On Wednesday, the U.S. Supreme Court heard oral argument in the Halliburton v. Erica P. John Fund case, which brings into question the continued viability of the fraud-on-the-market presumption of reliance. The fraud-on-the-market presumption is crucial to pursuing a securities fraud case as a class action – without it, the proposed class of investors would have to provide actual proof of its common reliance on the alleged misrepresentation, a daunting task for classes that can include thousands of investors.
Much of the pre-argument commentary had focused on Chief Justice Roberts as the possible "swing vote" that could create a majority in favor of eliminating the fraud-on-the-market presumption (which was judicially created by a 1988 Supreme Court decision). Based on the questioning at the hearing, however, The 10b-5 Daily's prediction that Halliburton would be unable to find five justices who are willing to go that far seems more accurate. Indeed, to the extent that the Court is willing to change the current regime, it now appears that they are more likely to embrace the intermediate step of requiring evidence of price impact before a class can be certified (because price impact is a prerequisite of the fraud-on-the-market presumption).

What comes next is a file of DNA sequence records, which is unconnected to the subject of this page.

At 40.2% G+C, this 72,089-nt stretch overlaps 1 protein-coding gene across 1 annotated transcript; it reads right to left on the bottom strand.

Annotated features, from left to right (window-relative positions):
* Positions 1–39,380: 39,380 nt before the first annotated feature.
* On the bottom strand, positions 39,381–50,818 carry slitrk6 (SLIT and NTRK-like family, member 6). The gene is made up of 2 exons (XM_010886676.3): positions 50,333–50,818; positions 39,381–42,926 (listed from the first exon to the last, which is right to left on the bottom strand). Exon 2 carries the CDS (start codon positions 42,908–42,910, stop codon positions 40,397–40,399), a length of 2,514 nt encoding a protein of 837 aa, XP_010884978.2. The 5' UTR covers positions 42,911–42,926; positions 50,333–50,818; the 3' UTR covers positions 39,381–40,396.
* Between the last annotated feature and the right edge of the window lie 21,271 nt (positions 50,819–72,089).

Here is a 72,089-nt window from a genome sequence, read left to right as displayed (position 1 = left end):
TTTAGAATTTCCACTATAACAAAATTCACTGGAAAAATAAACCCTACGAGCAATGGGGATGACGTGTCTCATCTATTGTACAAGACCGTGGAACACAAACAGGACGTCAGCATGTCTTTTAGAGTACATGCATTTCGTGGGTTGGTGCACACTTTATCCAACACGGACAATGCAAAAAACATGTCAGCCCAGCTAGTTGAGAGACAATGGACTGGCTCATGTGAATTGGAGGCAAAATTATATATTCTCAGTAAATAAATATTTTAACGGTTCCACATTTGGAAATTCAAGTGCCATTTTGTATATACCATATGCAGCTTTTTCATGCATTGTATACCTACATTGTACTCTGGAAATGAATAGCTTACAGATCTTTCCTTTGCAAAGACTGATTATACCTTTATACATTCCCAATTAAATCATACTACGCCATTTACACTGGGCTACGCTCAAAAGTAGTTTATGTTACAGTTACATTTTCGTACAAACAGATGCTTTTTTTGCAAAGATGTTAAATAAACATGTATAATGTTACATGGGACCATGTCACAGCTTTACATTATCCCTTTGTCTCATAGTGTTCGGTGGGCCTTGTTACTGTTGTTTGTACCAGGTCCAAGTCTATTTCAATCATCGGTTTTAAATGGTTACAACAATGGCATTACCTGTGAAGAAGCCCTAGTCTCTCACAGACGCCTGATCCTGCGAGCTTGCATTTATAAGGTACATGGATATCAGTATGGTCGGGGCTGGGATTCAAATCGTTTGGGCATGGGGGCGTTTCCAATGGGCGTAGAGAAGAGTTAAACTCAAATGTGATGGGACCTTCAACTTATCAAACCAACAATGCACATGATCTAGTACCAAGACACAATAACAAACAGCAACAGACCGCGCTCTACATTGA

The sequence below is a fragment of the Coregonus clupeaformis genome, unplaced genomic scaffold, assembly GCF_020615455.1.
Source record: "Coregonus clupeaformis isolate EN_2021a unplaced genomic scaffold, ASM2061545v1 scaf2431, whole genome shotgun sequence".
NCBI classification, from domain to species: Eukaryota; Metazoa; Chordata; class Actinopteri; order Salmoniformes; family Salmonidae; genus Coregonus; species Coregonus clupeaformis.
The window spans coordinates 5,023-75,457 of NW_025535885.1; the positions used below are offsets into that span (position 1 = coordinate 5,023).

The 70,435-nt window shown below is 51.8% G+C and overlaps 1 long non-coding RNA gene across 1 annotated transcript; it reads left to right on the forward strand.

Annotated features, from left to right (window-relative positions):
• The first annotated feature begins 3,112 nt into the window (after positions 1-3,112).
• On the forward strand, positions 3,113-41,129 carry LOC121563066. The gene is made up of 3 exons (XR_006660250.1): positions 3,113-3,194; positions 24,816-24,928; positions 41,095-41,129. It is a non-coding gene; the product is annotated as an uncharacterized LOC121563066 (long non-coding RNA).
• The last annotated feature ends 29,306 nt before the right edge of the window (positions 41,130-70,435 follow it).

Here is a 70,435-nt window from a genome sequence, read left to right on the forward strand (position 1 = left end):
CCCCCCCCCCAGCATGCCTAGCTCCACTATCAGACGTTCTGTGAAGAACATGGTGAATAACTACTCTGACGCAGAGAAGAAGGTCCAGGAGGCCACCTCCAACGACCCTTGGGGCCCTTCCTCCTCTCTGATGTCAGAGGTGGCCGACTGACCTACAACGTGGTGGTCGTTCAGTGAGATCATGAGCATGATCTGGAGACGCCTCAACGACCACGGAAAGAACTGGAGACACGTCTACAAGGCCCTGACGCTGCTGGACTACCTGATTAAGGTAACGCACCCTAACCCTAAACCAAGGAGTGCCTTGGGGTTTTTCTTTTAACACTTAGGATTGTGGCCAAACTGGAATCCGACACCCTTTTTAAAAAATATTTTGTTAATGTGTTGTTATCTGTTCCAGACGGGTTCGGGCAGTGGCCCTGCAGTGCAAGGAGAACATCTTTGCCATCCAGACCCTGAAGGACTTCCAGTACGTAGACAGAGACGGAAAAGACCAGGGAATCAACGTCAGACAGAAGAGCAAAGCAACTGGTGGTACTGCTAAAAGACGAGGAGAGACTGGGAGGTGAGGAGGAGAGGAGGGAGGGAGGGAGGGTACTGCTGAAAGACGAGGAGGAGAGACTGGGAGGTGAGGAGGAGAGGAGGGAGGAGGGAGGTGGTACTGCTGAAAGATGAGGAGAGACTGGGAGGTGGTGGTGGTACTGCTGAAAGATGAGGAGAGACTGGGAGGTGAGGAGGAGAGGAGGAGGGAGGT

Why read the tea leaves this way? A few highlights:
(1) Petitioner (Halliburton) started off arguing that the fraud-on-the-market presumption should be overruled because at least three things have changed since it was implemented: (a) the Court has consistently construed the private right of action for securities fraud narrowly, (b) the Court has issued decisions making it clear that class-wide issues should be addressed at the class certification stage, and (c) the economic premise that "investors rely in common on the integrity of the market price" is no longer accurate (assuming it ever was). In response, Justice Kagan noted that Petitioner apparently agreed "that market prices generally do respond to new material information," so in any particular case there will have to be a fact-specific inquiry into "whether there's an exception to this general rule." Petitioner responded that "if the Court were inclined to keep the presumption in some sense, it should at least place the burden on the plaintiff to establish that the misrepresentation actually distorted the market price, or to give defendants the full right of rebuttal at the class certification stage to establish the price was not impacted."